Gaff’s plan was to go somewhere that we could join a kinship (guild) that was active so that we would have people to talk to and play with.  The solo journey isn’t bad.  And as a duo it would be okay.  But having the flexibility of more people can enhance the experience greatly.

Which sounded fine to me.  And maybe I could, this time, make just one character rather than feel the need to roll up my own little crafting commune.

And that is how we came to be in The Nazgun, the Goon kinship in Middle-earth.

Manteca the Goon

After playing in null sec in EVE Online with the Goons, a new and eye opening experience at least for me, and I mean that in a good way, Gaff went looking for what other games they play in.  And they have guilds and such in nearly every MMO.  The Something Awful forums have threads for every one I could think of.  Gaff had already looked into their SWTOR guild, Starfleet Dental (which came over from STO), during the short time he played that game.

So with that, and thinking about LOTRO, he went and found the Something Awful kinship in Middle-earth and asked to join.  And they let him in.

Getting into the Goonswarm in EVE Online is difficult and you have to meet some very select criteria.  For LOTRO, it was more a matter of wanting in and demonstrating the ability to post in the right thread without crapping all over yourself.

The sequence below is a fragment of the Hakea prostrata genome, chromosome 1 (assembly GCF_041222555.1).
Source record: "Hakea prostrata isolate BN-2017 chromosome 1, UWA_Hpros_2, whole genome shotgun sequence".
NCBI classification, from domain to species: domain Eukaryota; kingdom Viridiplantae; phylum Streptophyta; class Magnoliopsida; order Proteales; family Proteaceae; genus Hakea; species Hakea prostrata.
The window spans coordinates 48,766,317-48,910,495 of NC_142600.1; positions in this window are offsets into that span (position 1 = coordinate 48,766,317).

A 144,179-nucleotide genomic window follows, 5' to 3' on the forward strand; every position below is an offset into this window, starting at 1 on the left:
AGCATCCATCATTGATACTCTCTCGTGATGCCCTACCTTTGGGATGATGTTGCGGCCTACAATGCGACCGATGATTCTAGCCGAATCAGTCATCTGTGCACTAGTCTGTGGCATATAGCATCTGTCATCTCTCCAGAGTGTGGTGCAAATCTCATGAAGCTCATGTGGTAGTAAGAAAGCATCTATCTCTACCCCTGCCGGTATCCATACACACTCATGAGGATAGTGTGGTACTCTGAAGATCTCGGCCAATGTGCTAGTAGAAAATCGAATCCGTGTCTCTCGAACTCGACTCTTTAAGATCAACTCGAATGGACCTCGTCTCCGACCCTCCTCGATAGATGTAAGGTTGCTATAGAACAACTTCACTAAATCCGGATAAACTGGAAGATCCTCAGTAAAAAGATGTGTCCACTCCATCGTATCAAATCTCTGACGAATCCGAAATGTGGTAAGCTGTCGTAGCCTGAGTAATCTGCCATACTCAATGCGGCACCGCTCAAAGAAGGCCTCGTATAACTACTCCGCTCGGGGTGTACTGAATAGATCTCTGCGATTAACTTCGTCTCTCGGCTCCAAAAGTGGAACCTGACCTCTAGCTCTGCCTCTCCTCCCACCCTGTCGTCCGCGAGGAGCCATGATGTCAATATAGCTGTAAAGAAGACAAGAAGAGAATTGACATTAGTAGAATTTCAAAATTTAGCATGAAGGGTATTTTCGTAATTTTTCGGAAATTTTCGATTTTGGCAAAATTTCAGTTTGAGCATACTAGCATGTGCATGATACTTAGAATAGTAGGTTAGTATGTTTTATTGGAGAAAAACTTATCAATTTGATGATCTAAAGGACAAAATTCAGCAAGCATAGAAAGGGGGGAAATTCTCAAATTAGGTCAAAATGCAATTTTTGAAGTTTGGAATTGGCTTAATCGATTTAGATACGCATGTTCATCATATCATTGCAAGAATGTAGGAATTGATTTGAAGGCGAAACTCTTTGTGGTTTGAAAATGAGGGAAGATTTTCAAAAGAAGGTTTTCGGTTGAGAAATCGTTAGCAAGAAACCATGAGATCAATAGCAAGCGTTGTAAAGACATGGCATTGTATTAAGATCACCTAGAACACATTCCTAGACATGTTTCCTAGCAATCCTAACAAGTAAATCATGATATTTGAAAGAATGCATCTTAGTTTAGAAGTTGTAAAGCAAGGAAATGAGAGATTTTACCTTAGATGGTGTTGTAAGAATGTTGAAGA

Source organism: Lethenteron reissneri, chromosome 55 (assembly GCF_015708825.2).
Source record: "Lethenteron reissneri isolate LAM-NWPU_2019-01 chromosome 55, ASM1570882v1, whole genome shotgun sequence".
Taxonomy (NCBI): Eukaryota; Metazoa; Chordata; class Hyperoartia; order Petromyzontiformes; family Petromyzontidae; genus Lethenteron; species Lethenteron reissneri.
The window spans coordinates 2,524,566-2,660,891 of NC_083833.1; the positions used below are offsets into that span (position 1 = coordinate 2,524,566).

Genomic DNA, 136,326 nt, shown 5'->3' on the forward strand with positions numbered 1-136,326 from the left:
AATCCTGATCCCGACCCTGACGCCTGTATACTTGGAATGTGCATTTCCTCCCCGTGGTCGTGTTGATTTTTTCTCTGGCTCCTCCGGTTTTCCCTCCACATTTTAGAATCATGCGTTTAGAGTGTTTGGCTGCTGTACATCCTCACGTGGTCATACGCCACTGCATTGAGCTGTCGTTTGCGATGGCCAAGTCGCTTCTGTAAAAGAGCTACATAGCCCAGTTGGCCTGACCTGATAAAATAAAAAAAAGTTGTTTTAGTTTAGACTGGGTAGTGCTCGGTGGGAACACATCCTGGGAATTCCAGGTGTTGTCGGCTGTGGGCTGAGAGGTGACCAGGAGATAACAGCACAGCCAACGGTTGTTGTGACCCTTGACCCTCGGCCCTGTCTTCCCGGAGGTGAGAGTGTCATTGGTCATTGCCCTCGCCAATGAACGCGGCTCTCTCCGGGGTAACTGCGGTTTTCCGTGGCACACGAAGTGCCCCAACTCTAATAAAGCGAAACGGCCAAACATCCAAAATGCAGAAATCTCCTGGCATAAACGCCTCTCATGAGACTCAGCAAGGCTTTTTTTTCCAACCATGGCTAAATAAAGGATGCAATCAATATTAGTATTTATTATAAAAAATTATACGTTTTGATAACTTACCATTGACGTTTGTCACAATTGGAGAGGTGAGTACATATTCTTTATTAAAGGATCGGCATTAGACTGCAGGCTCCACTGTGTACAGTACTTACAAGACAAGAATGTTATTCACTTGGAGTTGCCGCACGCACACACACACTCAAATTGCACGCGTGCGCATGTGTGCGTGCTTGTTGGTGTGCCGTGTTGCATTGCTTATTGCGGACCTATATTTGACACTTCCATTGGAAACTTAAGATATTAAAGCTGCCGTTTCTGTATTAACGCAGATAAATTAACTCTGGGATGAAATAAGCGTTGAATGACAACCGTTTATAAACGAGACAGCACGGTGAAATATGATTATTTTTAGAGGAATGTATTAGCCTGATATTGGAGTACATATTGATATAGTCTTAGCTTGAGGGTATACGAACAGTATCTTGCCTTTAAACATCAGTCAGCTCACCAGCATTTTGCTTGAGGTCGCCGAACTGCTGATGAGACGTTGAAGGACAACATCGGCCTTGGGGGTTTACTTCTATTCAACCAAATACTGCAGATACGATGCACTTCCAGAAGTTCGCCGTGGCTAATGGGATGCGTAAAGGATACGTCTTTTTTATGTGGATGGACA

And I didn’t even have to do that, thus maintaining my streak of one post in four years on the forums there.  They just let me in because I was with Gaff.

Which, honestly, is how I have ended up in a lot of guilds over the years.

And so, there we were.

A couple of other people in the kinship, including one of the officers who let us in, rolled up new characters with the idea of having something of a regular group to do some of the lower level content.  So we were on the team immediately.  Most of the kinship that I have seen online is at the upper end of the level range, but alts are legion I am sure.

I went and read through the LOTRO thread on the forums and, being a Goon organization, it has done things that have attracted the notice and ire of the GMs from time to time.  There are a couple of posts on how to troll the public channels, which generally amounts to saying on channel that the movies were better than the books and waiting for somebody to explode. (Something I have seen on every server I’ve been on at one time or another.)